Required and recommended readings are available at the University Bookstore. Most of the sources used for the Course-pack collection, as well as some other useful but out of print books are also on reserve.

Required Books

Course-pack Collection of Readings for ANT 358, available from the Department of Anthropology, Social and Behavioral Sciences Building, S 501.

Trigger, Bruce. 1993. Early Civilizations: Ancient Egypt in Context. Cairo: American University in Cairo Press.

The Sources for the Course-pack Collection--on Reserve

  1. Charles Redman. 1978. The Rise of Civilization. San Francisco: W.H. Freeman & Co.

  2. Kwang-Chih Chang. 1986. The Archaeology of Ancient China. New Haven: Yale University Press.

  3. Kemp, Barry. 1989. Ancient Egypt: Anatomy of a Civilization. New York: Routledge.

  4. Moseley, Michael. 1992. The Incas and their Ancestors. New York: Thames & Hudson.

  5. Lloyd, Seton. 1978. The Archaeology of Mesopotamia. London: Thames and Hudson.

  6. Bridget and Raymond Allchin. 1997. Origins of a Civilization: The Prehistory and Early Archaeology of South Asia. New Delhi: Viking Press.

Other Books Only on Reserve

  1. Chang, K.C. 1980. Shang Civilization. New Haven: Yale University Press.

  2. Kenoyer, Johathan Mark. 1998. Ancient Cities of the Indus Valley Civilization. Oxford: American Institute of Pakistani Studies.

  3. Wheeler, Sir Mortimer. 1966. Civilizations of the Indus Valley and Beyond. New York: Thames and Hudson.

  4. Postgate, N.J. 1992. Early Mesopotamia. New York: Routledge.

  5. Coe, Michael. 1993. The Maya. New York: Thames and Hudson.

  6. Bruce Trigger et al. 1983. Ancient Egypt: A Social History. Cambridge: Cambridge University Press.

  7. Bridget & Raymond Allchin. 1982. The Rise of Civilization in India and Pakistan. Cambridge: Cambridge University Press.

  8. Trigger, Bruce. 2003. Understanding Early Civilizations: a comparative study. Cambridge: Cambridge University Press.


  1. Session 1          Introduction; General Theory.
    Readings: Coursepack I, Section 1: Redman 214-243, Trigger, 1-26.

  2. Session 2          Mesopotamia
    Readings: Coursepack I, Section 2: Lloyd 37-64, Coursepack II, Lloyd 88-171.

  3. Session 3          Egypt
    Readings: Coursepack I, Section 2: Kemp 1-107.

  4. Session 4         Students are encouraged to attend the Provost’s Lecture Series, Wang Center.

  5. Session 5          Mesoamerica
    Readings: Coursepack II, Sections2-4: Blanton et al. 1-27, 106-135 [not the last paragraph], 158-190 [not the last paragraph])

  6. Session 6          Discussion

  7. Session 7          Exam I

  8. Session 8          Peru
    Readings: Coursepack II, Section 1: Moseley, 123-230

  9. Session 9          Indus Valley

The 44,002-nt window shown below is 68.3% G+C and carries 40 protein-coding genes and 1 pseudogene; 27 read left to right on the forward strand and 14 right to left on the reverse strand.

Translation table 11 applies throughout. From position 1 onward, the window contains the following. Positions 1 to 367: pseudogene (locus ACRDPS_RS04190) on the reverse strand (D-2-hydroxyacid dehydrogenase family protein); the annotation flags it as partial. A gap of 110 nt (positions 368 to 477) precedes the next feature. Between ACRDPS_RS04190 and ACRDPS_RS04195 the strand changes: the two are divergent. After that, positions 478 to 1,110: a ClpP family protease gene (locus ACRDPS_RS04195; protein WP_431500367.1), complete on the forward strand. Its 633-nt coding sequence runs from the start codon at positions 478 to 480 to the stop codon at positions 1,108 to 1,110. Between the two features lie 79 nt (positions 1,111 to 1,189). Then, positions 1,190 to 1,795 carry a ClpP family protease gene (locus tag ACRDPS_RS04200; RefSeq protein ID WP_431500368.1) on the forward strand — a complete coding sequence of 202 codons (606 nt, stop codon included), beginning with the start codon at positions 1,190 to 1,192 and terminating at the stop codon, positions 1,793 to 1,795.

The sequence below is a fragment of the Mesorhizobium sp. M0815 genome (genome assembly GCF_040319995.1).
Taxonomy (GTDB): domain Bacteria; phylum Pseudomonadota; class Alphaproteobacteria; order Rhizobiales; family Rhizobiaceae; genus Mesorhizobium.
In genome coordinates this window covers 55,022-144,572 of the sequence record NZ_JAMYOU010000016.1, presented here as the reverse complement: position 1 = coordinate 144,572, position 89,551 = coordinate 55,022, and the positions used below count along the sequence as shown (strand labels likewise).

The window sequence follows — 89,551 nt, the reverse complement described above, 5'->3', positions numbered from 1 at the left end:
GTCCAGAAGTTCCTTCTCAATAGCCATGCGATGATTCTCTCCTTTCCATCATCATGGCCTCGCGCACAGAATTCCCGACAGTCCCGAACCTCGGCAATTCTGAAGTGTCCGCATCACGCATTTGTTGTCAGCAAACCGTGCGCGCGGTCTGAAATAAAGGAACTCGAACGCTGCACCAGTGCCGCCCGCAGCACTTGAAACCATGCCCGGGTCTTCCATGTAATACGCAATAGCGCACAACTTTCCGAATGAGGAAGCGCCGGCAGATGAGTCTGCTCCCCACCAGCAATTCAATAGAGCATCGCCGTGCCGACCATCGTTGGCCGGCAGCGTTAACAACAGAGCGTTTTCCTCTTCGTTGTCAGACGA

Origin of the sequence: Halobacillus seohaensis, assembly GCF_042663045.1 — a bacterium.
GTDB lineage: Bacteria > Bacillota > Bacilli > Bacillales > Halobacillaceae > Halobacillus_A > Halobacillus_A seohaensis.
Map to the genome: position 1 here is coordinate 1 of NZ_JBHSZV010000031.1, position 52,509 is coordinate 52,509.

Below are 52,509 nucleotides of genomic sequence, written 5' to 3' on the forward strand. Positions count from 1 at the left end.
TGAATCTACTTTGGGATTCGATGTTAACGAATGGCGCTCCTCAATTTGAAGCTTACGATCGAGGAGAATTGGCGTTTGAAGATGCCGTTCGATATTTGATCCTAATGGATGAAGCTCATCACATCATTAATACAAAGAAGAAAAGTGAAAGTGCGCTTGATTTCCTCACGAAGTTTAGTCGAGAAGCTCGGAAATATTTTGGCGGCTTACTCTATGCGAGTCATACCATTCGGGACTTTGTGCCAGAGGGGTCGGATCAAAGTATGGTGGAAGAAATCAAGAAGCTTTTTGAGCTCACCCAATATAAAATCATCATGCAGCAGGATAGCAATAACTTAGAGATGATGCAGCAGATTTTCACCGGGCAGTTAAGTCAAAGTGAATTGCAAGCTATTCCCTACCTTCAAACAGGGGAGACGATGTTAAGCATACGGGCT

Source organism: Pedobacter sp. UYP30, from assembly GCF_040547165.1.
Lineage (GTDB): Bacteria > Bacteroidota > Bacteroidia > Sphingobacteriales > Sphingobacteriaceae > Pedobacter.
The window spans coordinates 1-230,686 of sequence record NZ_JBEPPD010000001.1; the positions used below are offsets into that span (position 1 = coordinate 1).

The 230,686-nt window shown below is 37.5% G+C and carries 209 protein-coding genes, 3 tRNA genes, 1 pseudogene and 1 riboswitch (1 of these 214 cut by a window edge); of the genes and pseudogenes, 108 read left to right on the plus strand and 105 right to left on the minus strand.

Readings: Coursepack I, Section 3: Alchin & Alchin, 113-205

  10. Session 10        China
    Readings: Coursepack: Chang, 234-338

  11. Session 11       Paper Topic and Bibliography Due

  12. Session 12        Discussion

  13. Session 13        Exam II

  14. Session 14        Social Organization
    Readings: Trigger 27-54).

  15. Session 15        Economic Organization Paper Outline Due

  16. Session 16        Political Organization
    Readings: Trigger 55-8.

  17. Session 17        Religious Organization
    Readings Trigger 86-112

  18. Session 18        Discussion Papers Due

  19. Session 19        5:00 p.m. Final Exam

B. ANT 526: Method and Theory in Archaeology


This class is designed to acquaint you with the different approaches to archaeological data which have developed over the past century, and especially over the last 30 years. While some case studies will be presented as illustrative examples, by and large this class will not teach you the details of the archaeological record itself. There will be a large amount of reading required for the course, but to partially compensate for this, grading will be based on three essay exams only, with no paper. Exams I and II will each be worth 30% of the grade, and Exam III 40%. The format of the course will be partly lecture and partly discussion in a seminar format.


Most of the readings for this course are articles which are on closed reserve. Those articles not available in the library (marked *) can be read in the Anthropology Department (5th Floor, Social and Behavioral Sciences). You cannot expect to do well–or even pass–this class unless you keep up with the readings.

Required Readings

Bruce Trigger: A History of Archaeological Thought. Cambridge: Cambridge University Press 1989.

Ian Hodder: Reading the Past. Cambridge: Cambridge University Press, 1986.

Articles on reserve:

  1. Childe, V. Gordon. 1936 Man Makes Himself. New York: Signet Classics (1951 ed.), pp. 9-19.

  2. Willey, Gordon and Philip Philips. 1958 Method and Theory in American Archaeology. Chicago: University of Chicago Press, 1-57.

  3. Binford. Lewis R. 1962 "Archaeology as Anthropology," American Antiquity 28: 217-225.

  4. Binford, Lewis R. 1965 "Archaeological systematics and the study of cultural process," American Antiquity 31: 203-210.

  5. Flannery, Kent 1973 "Archaeology with a Capital 'S'," in C. Redman ed., Research and Theory in Current Archaeology, pp. 47-53.

  6. Hill, James N. 1968 "Broken K Pueblo: Patterns of Form and Function," in Binford & Binford, New Perspectives in Archaeology, Chicago, Aldine Press: 103-142.